For the past couple of months, I’ve been conducting a little experiment with Facebook’s Notes feature, and I’m ready to declare it something of a success.
I got the idea from a post I saw on Facebook (surprise!). A Canadian journalist named Mitch Joel mentioned that he was going to begin using Facebook’s upgraded Notes feature as a blogging platform. For years, Joel said, bloggers have hosted their blogs on their websites, or on blogging platforms. Then they would put a link to their posts on social media in an effort to drive traffic to their own site. Once someone is there, the conventional thinking goes, they may take a look around and maybe even buy something from you.
But readers are sometimes unwilling to click a random link to an unfamiliar site. And besides, they’re already on Facebook. If the point is to get readers for your posts, why not blog where the readers are? Continue reading “Blogging with Facebook “Notes” to Improve Visibility”
I’m not a lawyer, blah, blah, blah. And while marginally about copyright, this post is really more about common courtesy as well as common sense which someone (Wikipedia claims Voltaire) says isn’t so common. With a hat tip to Voltaire, I sometimes think common courtesy isn’t so common either. Maybe I should explain.
From a strictly legal sense, at least under US law, when you create a work of the kind covered under copyright law, you immediately have a copyright. While most of you think of this in terms of books and short stories, some of my musician friends are thinking in terms of recorded performances and lyrics to songs. Other artists think in terms of other output whether Kat’s photographs (don’t be using those without her permission), or the political cartoon in the Sunday paper, the same concept applies. Continue reading “It’s Still Copyrighted, Knucklehead”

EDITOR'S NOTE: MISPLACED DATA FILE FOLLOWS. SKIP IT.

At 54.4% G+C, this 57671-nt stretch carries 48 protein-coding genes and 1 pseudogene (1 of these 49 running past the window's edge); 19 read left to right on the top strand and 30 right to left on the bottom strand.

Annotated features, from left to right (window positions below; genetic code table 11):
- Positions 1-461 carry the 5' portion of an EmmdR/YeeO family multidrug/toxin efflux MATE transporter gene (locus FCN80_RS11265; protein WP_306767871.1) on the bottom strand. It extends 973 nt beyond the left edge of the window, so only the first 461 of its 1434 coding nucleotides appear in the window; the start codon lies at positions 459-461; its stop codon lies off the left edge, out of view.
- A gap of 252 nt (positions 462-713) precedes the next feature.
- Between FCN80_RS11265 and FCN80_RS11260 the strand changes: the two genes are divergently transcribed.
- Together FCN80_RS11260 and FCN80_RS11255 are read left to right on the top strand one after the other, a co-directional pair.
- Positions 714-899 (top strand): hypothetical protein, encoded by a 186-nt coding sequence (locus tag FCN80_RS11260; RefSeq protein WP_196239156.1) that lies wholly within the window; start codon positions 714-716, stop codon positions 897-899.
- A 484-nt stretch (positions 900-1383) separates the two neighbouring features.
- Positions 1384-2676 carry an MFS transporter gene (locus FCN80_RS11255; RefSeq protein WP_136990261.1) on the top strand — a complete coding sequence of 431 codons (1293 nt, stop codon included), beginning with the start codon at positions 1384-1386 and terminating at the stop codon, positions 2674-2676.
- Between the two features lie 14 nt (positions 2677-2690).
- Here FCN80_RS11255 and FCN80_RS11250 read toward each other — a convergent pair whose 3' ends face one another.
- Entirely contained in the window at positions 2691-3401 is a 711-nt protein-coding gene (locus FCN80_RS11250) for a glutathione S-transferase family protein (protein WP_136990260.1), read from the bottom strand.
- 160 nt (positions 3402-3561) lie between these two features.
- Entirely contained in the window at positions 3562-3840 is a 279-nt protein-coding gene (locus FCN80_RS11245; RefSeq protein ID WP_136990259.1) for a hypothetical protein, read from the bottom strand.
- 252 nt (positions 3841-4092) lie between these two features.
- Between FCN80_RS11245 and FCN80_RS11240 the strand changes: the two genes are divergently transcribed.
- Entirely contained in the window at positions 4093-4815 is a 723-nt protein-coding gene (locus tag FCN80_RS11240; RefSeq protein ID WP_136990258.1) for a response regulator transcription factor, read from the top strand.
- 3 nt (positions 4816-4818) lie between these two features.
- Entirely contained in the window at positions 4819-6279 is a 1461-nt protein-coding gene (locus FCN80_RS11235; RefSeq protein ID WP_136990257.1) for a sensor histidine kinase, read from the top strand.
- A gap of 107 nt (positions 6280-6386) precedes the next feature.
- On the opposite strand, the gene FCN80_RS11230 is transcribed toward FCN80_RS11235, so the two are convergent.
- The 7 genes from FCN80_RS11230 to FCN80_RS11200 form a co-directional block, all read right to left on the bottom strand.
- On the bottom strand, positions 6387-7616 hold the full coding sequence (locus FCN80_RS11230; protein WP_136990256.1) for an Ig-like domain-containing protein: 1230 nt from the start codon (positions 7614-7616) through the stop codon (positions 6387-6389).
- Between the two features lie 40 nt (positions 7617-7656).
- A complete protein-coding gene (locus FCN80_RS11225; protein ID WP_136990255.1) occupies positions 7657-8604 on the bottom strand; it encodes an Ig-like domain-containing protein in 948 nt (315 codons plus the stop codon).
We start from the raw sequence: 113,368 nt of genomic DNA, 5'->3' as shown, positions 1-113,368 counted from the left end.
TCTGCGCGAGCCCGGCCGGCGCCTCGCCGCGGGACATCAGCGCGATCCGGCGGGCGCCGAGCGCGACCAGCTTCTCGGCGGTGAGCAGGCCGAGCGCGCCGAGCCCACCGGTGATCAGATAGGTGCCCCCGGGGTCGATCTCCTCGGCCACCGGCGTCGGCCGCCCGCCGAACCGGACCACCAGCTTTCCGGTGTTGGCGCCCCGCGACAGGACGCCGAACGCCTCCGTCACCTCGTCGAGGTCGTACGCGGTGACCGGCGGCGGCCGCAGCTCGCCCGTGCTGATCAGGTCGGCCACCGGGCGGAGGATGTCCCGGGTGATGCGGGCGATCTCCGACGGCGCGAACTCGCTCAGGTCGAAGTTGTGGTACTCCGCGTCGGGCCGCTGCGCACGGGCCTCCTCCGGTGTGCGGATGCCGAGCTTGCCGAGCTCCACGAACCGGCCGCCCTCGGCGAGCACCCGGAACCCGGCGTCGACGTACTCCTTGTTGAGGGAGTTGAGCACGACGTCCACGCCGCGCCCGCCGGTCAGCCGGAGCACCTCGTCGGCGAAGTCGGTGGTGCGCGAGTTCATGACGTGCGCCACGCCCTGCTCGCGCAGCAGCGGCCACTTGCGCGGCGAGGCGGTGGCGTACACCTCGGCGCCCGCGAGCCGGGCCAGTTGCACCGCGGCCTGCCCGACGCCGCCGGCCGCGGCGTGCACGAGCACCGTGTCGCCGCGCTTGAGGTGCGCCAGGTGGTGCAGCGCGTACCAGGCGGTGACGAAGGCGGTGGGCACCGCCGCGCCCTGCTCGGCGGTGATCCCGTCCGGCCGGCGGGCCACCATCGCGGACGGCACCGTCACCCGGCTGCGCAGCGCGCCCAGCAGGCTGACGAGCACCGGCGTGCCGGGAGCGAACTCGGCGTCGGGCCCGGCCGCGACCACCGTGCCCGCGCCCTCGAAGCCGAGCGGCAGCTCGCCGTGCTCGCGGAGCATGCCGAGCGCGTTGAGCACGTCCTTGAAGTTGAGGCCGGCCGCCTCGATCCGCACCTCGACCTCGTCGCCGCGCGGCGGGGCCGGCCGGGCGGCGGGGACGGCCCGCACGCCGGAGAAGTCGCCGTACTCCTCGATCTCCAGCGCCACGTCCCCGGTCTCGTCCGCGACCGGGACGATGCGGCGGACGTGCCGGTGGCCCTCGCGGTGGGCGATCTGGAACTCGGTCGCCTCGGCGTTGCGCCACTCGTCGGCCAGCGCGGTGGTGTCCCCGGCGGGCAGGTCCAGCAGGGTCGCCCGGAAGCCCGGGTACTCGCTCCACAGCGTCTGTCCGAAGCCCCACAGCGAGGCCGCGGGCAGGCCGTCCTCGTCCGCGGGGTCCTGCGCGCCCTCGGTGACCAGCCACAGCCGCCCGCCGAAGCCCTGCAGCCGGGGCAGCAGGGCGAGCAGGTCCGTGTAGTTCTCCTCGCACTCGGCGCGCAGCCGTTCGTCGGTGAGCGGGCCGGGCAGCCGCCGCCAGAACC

For any “How To” book to be useful, it has to be at the right level for your stage of development in the technique you are learning. Too far ahead and you won’t understand it. Too far behind, and you already know the stuff.
My Blog Traffic Sucks is exactly the right level for me: about two steps ahead. I was already doing about 3-1/2 of the 8 techniques, and knew something about two others. The rest was over my head, so I won’t be following Steve Scott’s footsteps that far.
The greatest value in this book is that, at its level, it is comprehensive. I have hundreds of websites bookmarked, telling me ways to improve my blog, my sales, and my writing. I never look at them. Continue reading “How the Book “My Blog Traffic Sucks!” Helped This Author”
In a previous post I discussed various methods of conducting a survey on your website and a different post even conducted an extensive survey. Finally, here is the promised tutorial on how to do your own survey using Google Forms, the same method as was used in the survey we conducted.
While you can do this by the seat of your pants, if the survey you’re planning is going to have a lot of questions, especially if the answer to some questions is going to determine whether or not to ask follow up questions, it might make sense to rough out the survey, either on paper (maybe index cards) or in a word processor where you can easily rearrange. However, we’re going to fly by the seat of our pants today. Continue reading “Doing a Survey Using Google Forms”